Why do this problem?
requires learners to understand the numbering system on dominoes and use this to solve a problem. Learners will need to use addition, subtraction and multiplication as well as logical reasoning.
If you have an interactive whiteboard, you may find our Dominoes Environment
useful for this problem.
You could start by giving the whole group sets of dominoes to sort out in pairs or alternatively, if the children are already familiar with dominoes ask questions such as "How many domino pieces have four spots on them altogether?" and "How many domino pieces have five spots on them?"
Children could then work in pairs on the actual problem with a real set of dominoes or use the dominoes on this sheet
which will need to be cut up.
In a plenary, children could discuss not only the solution, but what information they needed to have to work it out and what calculations they had to do along the way. There will be several different approaches which will not only help other children but also inform you about their thinking.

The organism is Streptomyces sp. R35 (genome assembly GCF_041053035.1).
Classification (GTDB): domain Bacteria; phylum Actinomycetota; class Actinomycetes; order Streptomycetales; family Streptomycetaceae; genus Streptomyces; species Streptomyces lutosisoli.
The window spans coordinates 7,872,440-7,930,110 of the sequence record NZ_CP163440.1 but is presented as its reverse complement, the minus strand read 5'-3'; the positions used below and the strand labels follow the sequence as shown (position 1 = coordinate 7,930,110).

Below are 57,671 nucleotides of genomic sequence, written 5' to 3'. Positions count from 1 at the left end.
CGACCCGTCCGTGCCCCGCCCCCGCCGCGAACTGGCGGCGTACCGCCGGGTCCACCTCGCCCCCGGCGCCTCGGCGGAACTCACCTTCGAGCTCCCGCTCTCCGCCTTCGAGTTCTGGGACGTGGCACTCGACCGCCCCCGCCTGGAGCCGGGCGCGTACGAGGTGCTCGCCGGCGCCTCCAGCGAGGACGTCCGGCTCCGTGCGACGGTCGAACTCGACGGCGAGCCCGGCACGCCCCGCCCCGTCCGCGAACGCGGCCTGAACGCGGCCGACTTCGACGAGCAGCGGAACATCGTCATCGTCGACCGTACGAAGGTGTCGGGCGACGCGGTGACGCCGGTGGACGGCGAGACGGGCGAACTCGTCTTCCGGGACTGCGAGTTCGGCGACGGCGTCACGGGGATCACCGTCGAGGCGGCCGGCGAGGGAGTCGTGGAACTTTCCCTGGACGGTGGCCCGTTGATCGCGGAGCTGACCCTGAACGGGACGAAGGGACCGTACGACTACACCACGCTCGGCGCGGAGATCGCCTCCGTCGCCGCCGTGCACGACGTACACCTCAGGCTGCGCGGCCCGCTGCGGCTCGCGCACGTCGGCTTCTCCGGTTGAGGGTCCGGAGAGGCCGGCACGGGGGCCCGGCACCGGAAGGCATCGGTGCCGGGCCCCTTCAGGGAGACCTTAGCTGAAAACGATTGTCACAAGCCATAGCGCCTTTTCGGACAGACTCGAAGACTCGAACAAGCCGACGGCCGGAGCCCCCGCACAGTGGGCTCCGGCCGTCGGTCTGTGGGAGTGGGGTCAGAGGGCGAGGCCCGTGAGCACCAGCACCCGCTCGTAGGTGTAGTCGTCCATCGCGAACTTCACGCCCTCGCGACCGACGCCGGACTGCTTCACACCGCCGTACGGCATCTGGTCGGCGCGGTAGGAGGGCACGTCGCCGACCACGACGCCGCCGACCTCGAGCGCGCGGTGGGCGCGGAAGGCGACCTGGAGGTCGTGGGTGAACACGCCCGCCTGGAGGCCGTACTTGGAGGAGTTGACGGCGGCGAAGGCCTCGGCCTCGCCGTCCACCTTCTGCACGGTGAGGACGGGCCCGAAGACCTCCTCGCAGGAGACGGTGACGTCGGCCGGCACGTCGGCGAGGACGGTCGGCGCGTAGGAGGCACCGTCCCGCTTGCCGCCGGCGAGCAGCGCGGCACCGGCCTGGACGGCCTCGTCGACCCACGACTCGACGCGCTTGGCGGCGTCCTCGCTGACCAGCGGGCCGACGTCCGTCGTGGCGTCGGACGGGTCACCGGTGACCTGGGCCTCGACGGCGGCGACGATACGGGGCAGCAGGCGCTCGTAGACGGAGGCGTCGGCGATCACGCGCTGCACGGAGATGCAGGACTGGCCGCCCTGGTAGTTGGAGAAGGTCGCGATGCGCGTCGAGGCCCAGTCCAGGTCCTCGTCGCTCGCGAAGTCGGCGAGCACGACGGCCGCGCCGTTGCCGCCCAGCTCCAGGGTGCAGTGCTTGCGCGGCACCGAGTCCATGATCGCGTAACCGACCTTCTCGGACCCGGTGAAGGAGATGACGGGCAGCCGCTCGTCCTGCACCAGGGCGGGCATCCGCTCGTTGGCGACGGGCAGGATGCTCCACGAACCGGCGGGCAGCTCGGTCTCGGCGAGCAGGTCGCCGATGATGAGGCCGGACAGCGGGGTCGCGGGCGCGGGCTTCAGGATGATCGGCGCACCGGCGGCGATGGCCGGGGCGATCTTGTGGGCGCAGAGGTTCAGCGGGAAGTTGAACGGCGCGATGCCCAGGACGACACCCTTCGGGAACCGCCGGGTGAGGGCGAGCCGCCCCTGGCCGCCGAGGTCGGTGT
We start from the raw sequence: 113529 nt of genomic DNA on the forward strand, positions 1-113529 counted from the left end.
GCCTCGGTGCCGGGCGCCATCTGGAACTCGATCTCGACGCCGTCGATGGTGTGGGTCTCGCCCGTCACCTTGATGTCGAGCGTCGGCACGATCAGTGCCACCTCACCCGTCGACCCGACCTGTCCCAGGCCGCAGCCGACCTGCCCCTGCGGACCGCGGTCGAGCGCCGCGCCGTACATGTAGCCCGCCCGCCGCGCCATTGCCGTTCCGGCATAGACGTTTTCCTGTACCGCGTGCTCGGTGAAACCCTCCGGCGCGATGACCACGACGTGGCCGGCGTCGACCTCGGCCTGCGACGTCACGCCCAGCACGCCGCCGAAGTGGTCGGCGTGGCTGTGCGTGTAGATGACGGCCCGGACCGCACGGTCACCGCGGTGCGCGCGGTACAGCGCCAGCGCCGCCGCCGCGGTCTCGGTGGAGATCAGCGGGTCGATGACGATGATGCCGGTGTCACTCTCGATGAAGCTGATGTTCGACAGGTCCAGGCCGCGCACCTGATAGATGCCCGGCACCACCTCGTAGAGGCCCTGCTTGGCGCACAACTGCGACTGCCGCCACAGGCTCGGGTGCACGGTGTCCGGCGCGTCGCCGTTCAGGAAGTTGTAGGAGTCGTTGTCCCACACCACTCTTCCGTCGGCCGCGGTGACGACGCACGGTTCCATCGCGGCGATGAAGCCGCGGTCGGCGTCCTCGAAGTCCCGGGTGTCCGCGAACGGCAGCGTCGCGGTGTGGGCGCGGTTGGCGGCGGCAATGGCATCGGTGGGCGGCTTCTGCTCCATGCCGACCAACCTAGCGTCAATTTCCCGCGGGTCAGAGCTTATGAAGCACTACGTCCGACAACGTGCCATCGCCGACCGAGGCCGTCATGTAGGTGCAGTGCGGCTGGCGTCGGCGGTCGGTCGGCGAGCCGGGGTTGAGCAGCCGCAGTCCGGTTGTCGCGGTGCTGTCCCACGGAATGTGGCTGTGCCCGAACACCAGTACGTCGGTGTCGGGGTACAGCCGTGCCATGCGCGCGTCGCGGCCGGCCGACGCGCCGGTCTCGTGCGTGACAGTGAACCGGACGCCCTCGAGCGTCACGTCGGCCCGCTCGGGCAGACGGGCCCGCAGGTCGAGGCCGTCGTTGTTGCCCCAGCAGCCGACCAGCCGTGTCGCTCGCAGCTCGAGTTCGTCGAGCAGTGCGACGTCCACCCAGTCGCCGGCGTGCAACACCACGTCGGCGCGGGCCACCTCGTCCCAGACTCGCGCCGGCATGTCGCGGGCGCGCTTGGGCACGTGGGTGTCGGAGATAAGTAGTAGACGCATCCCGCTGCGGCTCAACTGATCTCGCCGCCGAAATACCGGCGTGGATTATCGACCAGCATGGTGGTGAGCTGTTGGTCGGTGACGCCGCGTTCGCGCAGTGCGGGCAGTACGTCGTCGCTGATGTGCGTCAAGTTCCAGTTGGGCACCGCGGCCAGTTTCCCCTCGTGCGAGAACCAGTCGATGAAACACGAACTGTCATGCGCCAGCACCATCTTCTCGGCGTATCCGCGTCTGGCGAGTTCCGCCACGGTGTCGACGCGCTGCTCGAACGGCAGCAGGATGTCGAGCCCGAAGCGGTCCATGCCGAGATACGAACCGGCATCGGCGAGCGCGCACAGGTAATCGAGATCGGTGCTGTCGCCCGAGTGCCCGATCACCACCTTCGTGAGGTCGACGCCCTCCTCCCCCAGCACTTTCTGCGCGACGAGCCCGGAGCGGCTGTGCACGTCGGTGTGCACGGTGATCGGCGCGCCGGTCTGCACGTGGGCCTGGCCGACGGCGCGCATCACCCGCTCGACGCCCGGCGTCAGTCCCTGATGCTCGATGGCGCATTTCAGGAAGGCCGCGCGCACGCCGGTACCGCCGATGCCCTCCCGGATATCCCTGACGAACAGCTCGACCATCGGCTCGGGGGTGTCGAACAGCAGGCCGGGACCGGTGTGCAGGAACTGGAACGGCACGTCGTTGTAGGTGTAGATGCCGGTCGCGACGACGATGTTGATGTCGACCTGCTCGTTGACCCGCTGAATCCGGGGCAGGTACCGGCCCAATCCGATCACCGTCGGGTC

How many dominoes are there in a complete set? So how many are missing in Amy's set?
How many lots of six spots are there in a set of dominoes? How many is that altogether?
How many spots are there altogether in a complete set of dominoes?
You could ask some follow-up questions, such as: If Amy had not $104$, but $140$ spots could you have found a solution? Is there just one possible answer or more? What was the fewest number of spots that could have been on the dominoes if four of them were missing? What could have been the greatest number of spots on a set that was missing four pieces?
Some learners may also like to explore a "double nine" set of dominoes which can be found on this sheet.
Children could sort a real set of dominoes by first taking all the blanks and arranging those systematically, and then all the 'ones' (except the blank/one which will be in use) and then all the 'twos' (except those already in use), and so on.
Some children might find it easier to attempt Domino Sets